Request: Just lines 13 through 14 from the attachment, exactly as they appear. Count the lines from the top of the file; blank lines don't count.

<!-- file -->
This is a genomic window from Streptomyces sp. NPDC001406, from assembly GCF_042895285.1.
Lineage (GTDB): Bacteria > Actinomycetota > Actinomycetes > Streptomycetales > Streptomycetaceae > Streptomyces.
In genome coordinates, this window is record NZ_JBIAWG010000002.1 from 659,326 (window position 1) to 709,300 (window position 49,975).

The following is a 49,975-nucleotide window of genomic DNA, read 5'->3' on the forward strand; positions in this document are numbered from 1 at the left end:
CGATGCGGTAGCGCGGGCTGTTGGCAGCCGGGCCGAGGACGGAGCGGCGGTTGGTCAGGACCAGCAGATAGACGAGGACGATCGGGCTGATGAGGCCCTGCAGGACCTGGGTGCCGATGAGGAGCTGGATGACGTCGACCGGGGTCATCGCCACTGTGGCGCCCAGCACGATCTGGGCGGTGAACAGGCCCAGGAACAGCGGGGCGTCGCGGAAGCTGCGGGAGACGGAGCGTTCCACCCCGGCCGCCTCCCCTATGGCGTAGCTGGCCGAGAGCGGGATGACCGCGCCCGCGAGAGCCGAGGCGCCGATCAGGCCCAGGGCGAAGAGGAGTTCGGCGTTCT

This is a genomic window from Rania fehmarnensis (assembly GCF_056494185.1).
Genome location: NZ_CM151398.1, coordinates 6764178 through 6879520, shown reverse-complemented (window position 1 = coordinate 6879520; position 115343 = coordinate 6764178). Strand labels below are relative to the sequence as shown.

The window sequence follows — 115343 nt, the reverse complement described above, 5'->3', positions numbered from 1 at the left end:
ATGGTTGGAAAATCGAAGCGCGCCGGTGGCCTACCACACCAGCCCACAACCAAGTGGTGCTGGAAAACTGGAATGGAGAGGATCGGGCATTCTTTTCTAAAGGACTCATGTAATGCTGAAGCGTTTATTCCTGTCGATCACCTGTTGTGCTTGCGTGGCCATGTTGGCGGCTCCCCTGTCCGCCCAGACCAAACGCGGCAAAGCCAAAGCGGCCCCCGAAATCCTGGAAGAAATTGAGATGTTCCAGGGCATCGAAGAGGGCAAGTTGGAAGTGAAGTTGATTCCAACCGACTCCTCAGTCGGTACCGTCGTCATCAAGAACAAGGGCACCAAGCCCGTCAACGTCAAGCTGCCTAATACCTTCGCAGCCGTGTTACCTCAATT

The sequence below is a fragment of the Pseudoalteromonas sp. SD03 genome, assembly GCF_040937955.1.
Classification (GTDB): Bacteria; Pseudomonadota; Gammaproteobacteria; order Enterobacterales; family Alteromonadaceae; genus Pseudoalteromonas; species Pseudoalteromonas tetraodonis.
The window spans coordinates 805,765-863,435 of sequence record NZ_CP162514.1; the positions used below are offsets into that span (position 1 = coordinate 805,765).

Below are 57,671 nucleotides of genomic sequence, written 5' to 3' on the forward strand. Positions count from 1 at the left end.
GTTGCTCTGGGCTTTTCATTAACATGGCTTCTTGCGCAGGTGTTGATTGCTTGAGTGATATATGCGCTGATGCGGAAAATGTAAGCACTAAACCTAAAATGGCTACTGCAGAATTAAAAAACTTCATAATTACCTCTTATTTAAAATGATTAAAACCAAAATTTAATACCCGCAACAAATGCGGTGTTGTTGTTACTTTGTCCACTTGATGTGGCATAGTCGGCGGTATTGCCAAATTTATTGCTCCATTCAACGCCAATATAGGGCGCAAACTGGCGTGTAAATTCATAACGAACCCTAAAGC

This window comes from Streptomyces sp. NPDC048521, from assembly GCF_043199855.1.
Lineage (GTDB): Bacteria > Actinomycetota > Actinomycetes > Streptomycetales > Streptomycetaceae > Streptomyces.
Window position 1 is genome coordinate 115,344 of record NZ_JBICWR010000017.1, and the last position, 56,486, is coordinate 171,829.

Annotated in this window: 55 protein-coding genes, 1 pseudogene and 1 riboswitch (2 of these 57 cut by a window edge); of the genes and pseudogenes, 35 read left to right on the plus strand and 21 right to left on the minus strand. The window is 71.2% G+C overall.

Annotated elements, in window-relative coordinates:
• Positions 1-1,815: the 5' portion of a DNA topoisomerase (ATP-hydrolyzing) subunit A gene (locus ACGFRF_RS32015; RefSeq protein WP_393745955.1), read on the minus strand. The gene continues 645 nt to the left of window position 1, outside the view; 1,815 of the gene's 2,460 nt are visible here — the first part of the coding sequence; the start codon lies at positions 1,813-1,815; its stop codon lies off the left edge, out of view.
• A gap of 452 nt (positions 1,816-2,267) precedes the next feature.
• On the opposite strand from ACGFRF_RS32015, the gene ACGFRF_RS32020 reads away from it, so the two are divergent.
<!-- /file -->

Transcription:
Below are 57,671 nucleotides of genomic sequence, written 5' to 3' on the forward strand. Positions count from 1 at the left end.
GTTGCTCTGGGCTTTTCATTAACATGGCTTCTTGCGCAGGTGTTGATTGCTTGAGTGATATATGCGCTGATGCGGAAAATGTAAGCACTAAACCTAAAATGGCTACTGCAGAATTAAAAAACTTCATAATTACCTCTTATTTAAAATGATTAAAACCAAAATTTAATACCCGCAACAAATGCGGTGTTGTTGTTACTTTGTCCACTTGATGTGGCATAGTCGGCGGTATTGCCAAATTTATTGCTCCATTCAACGCCAATATAGGGCGCAAACTGGCGTGTAAATTCATAACGAACCCTAAAGC